(Bloomberg) 2012-08-31 — Melbourne Hasn’t Seen Worst of Housing Drop as Glut Builds
Melbourne, where home prices have fallen more than in any other major Australian city, may see further declines as a record number of new developments approved in the boom years hit the market.
Home values in the capital of Victoria state lost 6.6 percent in the year ended in June, the biggest drop among the eight state capitals, according to researcher RP Data.
Building work started on a record 47,293 homes in Melbourne in the 12 months ended June 2011, compared with estimated demand of 32,334, according to figures from researcher BIS Shrapnel.
“You’ve got developers who’re producing a massive surge of supply and they’re all facing losing money unless they sell soon, so there’s huge discounting pressure,” said Steve Keen, author of the book “Debunking Economics” and associate professor in economics at the University of Western Sydney. “And listings are rising because demand has fallen severely.”
[...] “New construction will keep a lid on any major recovery” in Melbourne, said Louis Christopher, managing director of Sydney-based property advisory firm SQM Research.
[...] Melbourne’s rental vacancy rate was 2.9 percent in July, up from 2.5 percent a year ago, according to SQM. The number of homes listed for sale climbed 4.8 percent from a year earlier to 48,322 as demand slowed, SQM said. Both levels were the highest among Australia’s eight state and territory capitals. Victoria’s moves to do away with tight land-release policies and zoning restrictions had won praise in a nation where such controls are blamed for a housing shortage that’s driving home prices beyond the reach of ordinary workers.Amazingly, people keep on talking about 'housing shortage' as the cause of the prices skyrocketing.
[...] The median price of a home in Melbourne was $493,688 as of July 31, according to RP Data, based on the exchange rate on that day. That compares with $340,600 in New York, according to real estate data provider Zillow Inc., and $564,593 as of June 30 in London, based on the most recent figures from the Land Registry.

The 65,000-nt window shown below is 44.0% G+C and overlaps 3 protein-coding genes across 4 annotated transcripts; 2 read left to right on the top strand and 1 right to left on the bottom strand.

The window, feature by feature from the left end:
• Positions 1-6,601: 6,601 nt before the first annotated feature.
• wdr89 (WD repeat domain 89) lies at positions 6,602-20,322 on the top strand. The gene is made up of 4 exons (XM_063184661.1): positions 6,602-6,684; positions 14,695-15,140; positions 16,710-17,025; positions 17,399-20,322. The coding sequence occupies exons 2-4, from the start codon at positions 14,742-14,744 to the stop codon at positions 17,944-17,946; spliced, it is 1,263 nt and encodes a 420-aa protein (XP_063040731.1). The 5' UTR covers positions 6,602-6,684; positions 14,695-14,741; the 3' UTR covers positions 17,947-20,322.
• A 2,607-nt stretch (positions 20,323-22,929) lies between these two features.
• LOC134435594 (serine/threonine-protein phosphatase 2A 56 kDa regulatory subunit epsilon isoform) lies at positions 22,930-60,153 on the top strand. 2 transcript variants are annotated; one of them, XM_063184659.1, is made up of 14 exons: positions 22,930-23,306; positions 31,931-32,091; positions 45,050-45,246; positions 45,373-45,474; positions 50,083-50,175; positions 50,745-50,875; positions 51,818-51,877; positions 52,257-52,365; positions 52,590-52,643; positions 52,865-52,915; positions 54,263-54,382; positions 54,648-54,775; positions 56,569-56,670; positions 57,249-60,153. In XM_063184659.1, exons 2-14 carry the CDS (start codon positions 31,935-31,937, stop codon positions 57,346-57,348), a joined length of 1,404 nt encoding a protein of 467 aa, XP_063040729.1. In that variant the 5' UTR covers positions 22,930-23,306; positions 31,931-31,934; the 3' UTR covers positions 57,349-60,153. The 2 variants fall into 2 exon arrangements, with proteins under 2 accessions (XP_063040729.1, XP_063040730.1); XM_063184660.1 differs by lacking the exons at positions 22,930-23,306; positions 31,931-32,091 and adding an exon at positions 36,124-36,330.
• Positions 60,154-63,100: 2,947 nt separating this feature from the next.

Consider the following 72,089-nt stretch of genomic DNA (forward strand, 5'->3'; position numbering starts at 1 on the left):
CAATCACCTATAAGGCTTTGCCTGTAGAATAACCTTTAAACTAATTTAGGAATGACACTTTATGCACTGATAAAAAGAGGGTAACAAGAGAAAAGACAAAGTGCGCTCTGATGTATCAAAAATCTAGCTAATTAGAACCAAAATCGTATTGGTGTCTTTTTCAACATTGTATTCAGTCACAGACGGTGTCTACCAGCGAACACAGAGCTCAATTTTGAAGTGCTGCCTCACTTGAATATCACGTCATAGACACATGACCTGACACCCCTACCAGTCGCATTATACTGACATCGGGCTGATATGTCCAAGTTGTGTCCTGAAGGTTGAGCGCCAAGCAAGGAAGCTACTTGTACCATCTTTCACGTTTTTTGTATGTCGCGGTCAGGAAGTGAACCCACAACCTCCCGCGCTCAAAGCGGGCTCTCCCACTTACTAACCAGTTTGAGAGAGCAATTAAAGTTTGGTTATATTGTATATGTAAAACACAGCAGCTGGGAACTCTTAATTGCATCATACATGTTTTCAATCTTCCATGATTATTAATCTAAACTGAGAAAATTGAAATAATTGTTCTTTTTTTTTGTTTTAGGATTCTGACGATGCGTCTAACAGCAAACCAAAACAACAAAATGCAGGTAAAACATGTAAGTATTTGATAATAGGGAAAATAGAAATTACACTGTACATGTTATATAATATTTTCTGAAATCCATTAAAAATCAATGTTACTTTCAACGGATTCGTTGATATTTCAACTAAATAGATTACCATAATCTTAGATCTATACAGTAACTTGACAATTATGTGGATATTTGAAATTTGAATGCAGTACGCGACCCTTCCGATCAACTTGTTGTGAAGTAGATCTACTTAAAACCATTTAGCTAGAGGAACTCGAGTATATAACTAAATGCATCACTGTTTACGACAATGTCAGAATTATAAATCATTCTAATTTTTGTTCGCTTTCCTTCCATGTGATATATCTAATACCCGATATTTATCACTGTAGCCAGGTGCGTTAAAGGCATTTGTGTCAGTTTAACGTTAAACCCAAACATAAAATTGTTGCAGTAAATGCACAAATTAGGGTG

[...] Homes under construction in the city are now 80 percent above the 20-year average, the analysts wrote. Relative to incomes, Melbourne had the fourth-most unaffordable homes among metropolitan areas with populations of more than 1.5 million people in the developed world, consultancy Demographia said in a report in January, behind Hong Kong, Vancouver and Sydney.
[...] Despite the concerns about a glut, “it’s too early to conclude that Victoria’s planning policy failed or created a massive oversupply problem,” Matthew Hassan, Sydney-based senior economist at Westpac Banking Corp. (WBC), said in a telephone interview. “We expect a few moves downward from the Reserve Bank next year, which will bolster a very patchy stabilization process.”Denial and incompetence illustrated
[...] “We’re in a period in the short-term where we have seen some signs of oversupply,” Brett Draffen, chief executive officer of Mirvac’s development division, said in a telephone interview from Sydney. “But underlying fundamentals will be strong for the medium term and beyond, and that’s when those projects come online.”Exactly the same thing we were hearing in the US in 2006 and 2007. Stupidity Illustrated.
Retailers want RBA action as sales dive
Retailers hope the biggest monthly drop in consumer spending in nearly two years will trigger alarm bells at the central bank when its board meets to discuss interest rates.
Retail trade fell by a seasonally adjusted 0.8 per cent in July to $21.4 billion, after being bolstered in the previous two months by government handouts and earlier interest rate cuts by the Reserve Bank of Australia (RBA).
Economists had expected an overall spending rise of 0.2 per cent in the data collected by the Australian Bureau of Statistics.
But department stores' sales slumped 10.2 per cent, the largest fall since April 2005.
The Age reports Food, fashion jobs in jeopardy as companies collapse
In another blow to Australia's already shaky retail sector, women's fashion chain Ojay and a ready-to-eat food manufacturer have reportedly been put into administration, threatening hundreds of jobs nationwide.
Food jobs also in jeopardy
It was reported early this afternoon that Australian Convenience Foods Group, which makes sandwiches for petrol stations and supermarkets, had collapsed.
Deloitte has been appointed managers of the company, with up to 400 jobs at risk. The company's history goes back to the 1970s. A receptionist at ACF’s office confirmed the company had collapsed.
Australian Convenience Foods fell into voluntary administration on August 28 and Deloitte is currently running a sale process to sell the business as a going concern to a new owner. Expressions of interest for buyers close tonight.